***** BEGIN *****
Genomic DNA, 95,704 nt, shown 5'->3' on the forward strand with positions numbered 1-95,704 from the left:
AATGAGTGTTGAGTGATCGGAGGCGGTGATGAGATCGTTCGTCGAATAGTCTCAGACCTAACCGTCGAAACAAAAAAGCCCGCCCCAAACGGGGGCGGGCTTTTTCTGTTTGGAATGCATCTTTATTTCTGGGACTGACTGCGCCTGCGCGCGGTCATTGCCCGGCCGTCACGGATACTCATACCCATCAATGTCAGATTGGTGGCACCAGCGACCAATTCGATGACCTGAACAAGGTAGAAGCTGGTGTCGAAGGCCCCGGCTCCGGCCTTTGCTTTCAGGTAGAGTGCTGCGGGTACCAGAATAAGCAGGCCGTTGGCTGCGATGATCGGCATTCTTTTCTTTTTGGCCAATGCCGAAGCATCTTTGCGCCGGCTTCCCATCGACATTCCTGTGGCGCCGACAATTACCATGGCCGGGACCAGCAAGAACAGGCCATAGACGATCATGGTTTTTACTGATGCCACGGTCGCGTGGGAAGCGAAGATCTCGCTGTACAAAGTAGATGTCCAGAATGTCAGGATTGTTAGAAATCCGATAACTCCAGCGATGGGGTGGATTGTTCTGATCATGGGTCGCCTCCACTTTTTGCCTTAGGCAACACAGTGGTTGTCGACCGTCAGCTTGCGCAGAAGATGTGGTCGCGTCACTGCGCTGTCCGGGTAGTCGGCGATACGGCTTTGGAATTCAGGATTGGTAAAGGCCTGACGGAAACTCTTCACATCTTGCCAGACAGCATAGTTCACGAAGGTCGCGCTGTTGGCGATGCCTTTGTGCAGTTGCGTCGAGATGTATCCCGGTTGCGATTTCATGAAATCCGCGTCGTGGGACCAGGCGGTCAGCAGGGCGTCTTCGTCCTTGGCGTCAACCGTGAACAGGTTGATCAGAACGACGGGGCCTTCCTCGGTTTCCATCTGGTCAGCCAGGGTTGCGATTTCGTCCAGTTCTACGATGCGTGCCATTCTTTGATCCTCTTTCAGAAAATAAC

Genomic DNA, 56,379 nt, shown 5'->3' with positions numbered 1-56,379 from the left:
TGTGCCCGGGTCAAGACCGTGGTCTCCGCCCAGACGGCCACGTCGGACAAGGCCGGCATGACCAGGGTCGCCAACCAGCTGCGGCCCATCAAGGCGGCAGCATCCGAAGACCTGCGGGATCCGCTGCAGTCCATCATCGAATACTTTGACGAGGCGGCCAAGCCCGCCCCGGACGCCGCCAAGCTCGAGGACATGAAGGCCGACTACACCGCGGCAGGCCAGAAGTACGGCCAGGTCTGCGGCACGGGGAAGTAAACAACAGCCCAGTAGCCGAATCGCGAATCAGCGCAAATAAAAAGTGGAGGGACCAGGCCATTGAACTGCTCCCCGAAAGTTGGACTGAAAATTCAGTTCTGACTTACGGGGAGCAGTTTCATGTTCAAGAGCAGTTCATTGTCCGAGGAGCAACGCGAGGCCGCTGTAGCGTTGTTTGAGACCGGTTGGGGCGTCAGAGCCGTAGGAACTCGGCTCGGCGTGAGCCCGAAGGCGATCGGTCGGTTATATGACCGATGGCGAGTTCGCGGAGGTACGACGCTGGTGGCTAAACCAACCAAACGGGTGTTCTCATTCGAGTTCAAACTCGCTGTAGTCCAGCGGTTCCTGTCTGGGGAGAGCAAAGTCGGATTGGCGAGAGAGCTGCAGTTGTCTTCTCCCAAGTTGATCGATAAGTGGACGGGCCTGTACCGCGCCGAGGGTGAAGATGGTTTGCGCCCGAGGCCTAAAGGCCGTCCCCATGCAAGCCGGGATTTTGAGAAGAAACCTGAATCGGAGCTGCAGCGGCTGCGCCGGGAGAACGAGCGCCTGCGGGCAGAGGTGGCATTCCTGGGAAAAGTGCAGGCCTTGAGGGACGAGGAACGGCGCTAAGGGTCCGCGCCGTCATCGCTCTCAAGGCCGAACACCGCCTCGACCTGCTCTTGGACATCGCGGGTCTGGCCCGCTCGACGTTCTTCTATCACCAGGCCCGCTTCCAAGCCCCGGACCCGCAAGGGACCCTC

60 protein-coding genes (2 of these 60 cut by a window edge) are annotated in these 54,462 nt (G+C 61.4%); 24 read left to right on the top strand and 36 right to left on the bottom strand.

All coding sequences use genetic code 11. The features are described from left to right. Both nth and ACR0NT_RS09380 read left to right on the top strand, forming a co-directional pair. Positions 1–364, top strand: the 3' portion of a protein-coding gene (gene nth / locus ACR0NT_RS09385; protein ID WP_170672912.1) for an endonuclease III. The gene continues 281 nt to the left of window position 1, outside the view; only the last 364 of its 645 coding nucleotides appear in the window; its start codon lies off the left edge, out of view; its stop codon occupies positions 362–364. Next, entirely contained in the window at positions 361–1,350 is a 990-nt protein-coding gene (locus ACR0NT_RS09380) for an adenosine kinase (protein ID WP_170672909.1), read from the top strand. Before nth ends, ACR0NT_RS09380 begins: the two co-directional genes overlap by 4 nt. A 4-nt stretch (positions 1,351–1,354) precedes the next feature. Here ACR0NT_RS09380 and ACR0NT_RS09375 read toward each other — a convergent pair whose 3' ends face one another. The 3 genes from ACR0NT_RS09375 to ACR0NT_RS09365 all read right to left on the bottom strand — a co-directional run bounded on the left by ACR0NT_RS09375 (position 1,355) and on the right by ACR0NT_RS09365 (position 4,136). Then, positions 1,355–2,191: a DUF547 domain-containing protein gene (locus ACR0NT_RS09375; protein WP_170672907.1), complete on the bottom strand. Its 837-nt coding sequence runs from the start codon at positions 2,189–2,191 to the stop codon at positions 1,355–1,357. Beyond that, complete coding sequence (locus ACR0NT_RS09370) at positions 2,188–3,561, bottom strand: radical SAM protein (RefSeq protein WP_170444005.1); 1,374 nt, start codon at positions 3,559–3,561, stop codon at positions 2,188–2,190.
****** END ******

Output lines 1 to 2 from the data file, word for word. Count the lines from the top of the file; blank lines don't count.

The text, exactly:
Genomic DNA, 95,704 nt, shown 5'->3' on the forward strand with positions numbered 1-95,704 from the left:
AATGAGTGTTGAGTGATCGGAGGCGGTGATGAGATCGTTCGTCGAATAGTCTCAGACCTAACCGTCGAAACAAAAAAGCCCGCCCCAAACGGGGGCGGGCTTTTTCTGTTTGGAATGCATCTTTATTTCTGGGACTGACTGCGCCTGCGCGCGGTCATTGCCCGGCCGTCACGGATACTCATACCCATCAATGTCAGATTGGTGGCACCAGCGACCAATTCGATGACCTGAACAAGGTAGAAGCTGGTGTCGAAGGCCCCGGCTCCGGCCTTTGCTTTCAGGTAGAGTGCTGCGGGTACCAGAATAAGCAGGCCGTTGGCTGCGATGATCGGCATTCTTTTCTTTTTGGCCAATGCCGAAGCATCTTTGCGCCGGCTTCCCATCGACATTCCTGTGGCGCCGACAATTACCATGGCCGGGACCAGCAAGAACAGGCCATAGACGATCATGGTTTTTACTGATGCCACGGTCGCGTGGGAAGCGAAGATCTCGCTGTACAAAGTAGATGTCCAGAATGTCAGGATTGTTAGAAATCCGATAACTCCAGCGATGGGGTGGATTGTTCTGATCATGGGTCGCCTCCACTTTTTGCCTTAGGCAACACAGTGGTTGTCGACCGTCAGCTTGCGCAGAAGATGTGGTCGCGTCACTGCGCTGTCCGGGTAGTCGGCGATACGGCTTTGGAATTCAGGATTGGTAAAGGCCTGACGGAAACTCTTCACATCTTGCCAGACAGCATAGTTCACGAAGGTCGCGCTGTTGGCGATGCCTTTGTGCAGTTGCGTCGAGATGTATCCCGGTTGCGATTTCATGAAATCCGCGTCGTGGGACCAGGCGGTCAGCAGGGCGTCTTCGTCCTTGGCGTCAACCGTGAACAGGTTGATCAGAACGACGGGGCCTTCCTCGGTTTCCATCTGGTCAGCCAGGGTTGCGATTTCGTCCAGTTCTACGATGCGTGCCATTCTTTGATCCTCTTTCAGAAAATAAC